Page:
Brief's a bad idea, 5-6 pages double-spaced is a disastrous idea. Produce something. I don't care if you have to lie and say that some thing you wrote just for sample purposes was a seminar paper.

traydeuce
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Re: Clerks, taking questions for a bit

Postby traydeuce » Wed Apr 04, 2012 11:04 pm

Anonymous User wrote:
quiver wrote:Interesting. Unfortunately I'll only be applying to on-plan district courts this year and have ties to only three districts (one of which is extremely competitive). I'm planning on applying broadly and, while I don't have ties to any of the others, should I include a sentence or two about my interest in their city/area? I don't care about the time to tailor cover letters; I'll write cover letters 24/7 if it gives me a better chance at an AIII clerkship.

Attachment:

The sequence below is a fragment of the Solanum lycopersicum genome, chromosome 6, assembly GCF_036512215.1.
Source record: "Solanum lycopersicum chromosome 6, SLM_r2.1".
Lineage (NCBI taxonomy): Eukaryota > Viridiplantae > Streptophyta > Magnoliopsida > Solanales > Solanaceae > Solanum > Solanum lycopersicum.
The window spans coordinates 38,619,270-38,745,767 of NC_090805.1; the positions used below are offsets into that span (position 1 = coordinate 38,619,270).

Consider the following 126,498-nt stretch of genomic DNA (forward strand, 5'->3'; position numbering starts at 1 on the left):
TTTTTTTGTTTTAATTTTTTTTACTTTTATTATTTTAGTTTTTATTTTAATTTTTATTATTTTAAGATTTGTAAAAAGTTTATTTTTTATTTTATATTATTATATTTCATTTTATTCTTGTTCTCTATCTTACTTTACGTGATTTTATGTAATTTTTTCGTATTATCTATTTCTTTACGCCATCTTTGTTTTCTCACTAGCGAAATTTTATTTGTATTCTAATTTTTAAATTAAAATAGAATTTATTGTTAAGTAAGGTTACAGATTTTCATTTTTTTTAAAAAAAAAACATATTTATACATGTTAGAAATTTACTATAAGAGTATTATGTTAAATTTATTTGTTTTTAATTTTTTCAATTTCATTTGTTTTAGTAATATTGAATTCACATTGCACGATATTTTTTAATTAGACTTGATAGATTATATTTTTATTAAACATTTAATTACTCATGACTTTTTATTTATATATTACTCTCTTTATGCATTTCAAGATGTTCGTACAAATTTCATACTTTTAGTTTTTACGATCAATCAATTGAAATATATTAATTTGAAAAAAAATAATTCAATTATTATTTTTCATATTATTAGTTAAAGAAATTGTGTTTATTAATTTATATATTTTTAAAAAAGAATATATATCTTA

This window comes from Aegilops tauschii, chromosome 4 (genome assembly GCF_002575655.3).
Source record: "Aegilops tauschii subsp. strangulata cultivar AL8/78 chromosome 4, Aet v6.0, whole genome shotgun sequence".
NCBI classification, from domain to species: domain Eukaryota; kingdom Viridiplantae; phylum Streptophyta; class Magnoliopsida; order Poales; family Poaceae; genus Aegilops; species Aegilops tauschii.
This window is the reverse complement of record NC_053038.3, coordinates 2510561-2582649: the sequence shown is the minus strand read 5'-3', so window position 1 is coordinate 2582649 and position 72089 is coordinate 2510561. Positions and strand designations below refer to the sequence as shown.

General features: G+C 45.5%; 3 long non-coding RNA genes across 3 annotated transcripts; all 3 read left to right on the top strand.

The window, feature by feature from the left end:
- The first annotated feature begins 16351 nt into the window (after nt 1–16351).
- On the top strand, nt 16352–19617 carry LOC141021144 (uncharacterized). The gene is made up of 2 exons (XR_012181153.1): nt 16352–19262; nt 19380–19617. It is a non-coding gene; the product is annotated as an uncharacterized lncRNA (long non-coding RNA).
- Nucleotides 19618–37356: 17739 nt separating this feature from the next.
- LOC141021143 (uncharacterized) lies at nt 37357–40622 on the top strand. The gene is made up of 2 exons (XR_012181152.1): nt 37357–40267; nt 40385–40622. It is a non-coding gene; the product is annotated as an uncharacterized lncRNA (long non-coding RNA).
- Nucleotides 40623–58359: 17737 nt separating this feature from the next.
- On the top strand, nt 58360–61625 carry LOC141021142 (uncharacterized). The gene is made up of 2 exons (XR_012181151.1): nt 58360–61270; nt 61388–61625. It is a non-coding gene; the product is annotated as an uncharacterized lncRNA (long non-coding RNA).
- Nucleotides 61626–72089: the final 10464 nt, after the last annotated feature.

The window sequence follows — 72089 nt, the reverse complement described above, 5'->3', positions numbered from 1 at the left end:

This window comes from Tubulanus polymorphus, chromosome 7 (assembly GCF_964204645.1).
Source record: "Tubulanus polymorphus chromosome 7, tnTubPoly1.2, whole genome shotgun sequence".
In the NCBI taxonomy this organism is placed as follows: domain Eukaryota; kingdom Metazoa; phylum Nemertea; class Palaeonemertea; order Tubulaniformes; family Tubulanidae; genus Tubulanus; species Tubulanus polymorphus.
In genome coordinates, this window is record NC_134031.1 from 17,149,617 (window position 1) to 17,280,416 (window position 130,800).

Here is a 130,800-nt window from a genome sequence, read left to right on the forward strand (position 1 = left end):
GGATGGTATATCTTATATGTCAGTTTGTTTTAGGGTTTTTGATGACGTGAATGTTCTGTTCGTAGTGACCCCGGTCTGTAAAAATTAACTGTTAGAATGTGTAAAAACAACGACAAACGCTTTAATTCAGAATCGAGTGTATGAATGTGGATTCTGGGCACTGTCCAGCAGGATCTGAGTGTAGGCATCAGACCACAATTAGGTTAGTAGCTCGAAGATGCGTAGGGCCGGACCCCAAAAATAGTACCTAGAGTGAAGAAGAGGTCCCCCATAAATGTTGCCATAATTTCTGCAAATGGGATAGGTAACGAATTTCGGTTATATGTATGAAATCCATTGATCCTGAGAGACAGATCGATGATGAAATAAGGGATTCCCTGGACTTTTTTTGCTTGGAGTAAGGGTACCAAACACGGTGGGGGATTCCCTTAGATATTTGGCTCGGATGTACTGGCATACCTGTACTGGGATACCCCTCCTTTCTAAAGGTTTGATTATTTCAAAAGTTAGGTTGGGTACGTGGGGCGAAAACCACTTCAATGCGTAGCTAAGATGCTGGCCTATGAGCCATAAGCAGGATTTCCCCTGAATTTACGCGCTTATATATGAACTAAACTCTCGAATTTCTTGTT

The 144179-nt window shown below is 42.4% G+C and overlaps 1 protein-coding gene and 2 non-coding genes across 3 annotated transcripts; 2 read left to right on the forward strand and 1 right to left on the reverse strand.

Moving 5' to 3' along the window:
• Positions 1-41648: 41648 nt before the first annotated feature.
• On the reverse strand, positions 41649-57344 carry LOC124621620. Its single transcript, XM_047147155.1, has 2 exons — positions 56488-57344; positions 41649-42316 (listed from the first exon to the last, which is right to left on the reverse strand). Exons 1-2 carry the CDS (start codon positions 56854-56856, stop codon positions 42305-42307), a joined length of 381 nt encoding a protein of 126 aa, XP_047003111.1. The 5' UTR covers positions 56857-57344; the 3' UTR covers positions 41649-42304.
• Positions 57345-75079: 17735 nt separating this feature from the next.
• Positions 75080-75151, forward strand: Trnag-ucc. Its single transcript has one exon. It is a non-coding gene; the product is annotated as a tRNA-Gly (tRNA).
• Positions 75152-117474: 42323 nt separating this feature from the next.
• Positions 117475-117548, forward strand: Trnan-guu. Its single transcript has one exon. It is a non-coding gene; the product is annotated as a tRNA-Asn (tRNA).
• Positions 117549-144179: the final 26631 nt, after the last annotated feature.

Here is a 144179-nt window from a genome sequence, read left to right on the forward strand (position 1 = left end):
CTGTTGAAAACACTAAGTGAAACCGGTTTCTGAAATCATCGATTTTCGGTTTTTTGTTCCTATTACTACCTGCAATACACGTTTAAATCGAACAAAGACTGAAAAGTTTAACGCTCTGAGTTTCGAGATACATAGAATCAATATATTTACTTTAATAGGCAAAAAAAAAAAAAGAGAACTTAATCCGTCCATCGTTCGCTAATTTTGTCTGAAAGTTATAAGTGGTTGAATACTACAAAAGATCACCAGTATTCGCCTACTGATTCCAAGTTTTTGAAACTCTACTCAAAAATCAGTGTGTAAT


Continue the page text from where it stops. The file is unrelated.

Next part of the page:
From my experience, which is admittedly very limited (internship with district court judge), traydeuce is pretty accurate regarding D.Ct. judges. Many are local and/or went to school local. If you have just crazy stats, you might be able to get your app pulled. But at least where I worked, average stats (HAHAHA. By average I mean top 10-20% at good schools) would not get pulled without a tie. So while it certainly won't not hurt to try to show some interest (within reason, and without totally BSing), it is unlikely to be extremely effective.


Yeah, an extra sentence or two that points to some nonexistent tie isn't going to change anything, unless you're really good at making up convincing reasons for wanting to live in some place you've never been in. You just have to hope your app gets pulled for other reasons.